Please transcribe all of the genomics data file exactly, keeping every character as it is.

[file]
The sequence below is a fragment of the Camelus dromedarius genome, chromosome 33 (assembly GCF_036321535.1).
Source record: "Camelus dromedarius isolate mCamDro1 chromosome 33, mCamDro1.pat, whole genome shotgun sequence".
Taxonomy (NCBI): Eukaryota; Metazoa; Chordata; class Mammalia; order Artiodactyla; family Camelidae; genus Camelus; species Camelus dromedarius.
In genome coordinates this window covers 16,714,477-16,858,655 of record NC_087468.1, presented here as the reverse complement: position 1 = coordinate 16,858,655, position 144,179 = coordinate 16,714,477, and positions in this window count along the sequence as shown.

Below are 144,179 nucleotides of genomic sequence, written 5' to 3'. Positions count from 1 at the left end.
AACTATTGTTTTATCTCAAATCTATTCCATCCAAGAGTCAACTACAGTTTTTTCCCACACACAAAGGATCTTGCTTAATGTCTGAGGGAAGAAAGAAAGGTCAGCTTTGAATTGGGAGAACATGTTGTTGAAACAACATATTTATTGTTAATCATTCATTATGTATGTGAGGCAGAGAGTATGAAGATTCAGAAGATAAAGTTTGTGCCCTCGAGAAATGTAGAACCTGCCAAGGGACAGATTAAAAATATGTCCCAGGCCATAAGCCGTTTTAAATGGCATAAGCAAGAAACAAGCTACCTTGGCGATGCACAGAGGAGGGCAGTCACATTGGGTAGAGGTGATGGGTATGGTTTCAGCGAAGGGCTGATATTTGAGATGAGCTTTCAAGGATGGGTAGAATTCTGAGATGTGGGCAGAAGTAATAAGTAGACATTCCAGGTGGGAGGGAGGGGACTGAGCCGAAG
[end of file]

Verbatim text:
The sequence below is a fragment of the Camelus dromedarius genome, chromosome 33 (assembly GCF_036321535.1).
Source record: "Camelus dromedarius isolate mCamDro1 chromosome 33, mCamDro1.pat, whole genome shotgun sequence".
Taxonomy (NCBI): Eukaryota; Metazoa; Chordata; class Mammalia; order Artiodactyla; family Camelidae; genus Camelus; species Camelus dromedarius.
In genome coordinates this window covers 16,714,477-16,858,655 of record NC_087468.1, presented here as the reverse complement: position 1 = coordinate 16,858,655, position 144,179 = coordinate 16,714,477, and positions in this window count along the sequence as shown.

Below are 144,179 nucleotides of genomic sequence, written 5' to 3'. Positions count from 1 at the left end.
AACTATTGTTTTATCTCAAATCTATTCCATCCAAGAGTCAACTACAGTTTTTTCCCACACACAAAGGATCTTGCTTAATGTCTGAGGGAAGAAAGAAAGGTCAGCTTTGAATTGGGAGAACATGTTGTTGAAACAACATATTTATTGTTAATCATTCATTATGTATGTGAGGCAGAGAGTATGAAGATTCAGAAGATAAAGTTTGTGCCCTCGAGAAATGTAGAACCTGCCAAGGGACAGATTAAAAATATGTCCCAGGCCATAAGCCGTTTTAAATGGCATAAGCAAGAAACAAGCTACCTTGGCGATGCACAGAGGAGGGCAGTCACATTGGGTAGAGGTGATGGGTATGGTTTCAGCGAAGGGCTGATATTTGAGATGAGCTTTCAAGGATGGGTAGAATTCTGAGATGTGGGCAGAAGTAATAAGTAGACATTCCAGGTGGGAGGGAGGGGACTGAGCCGAAG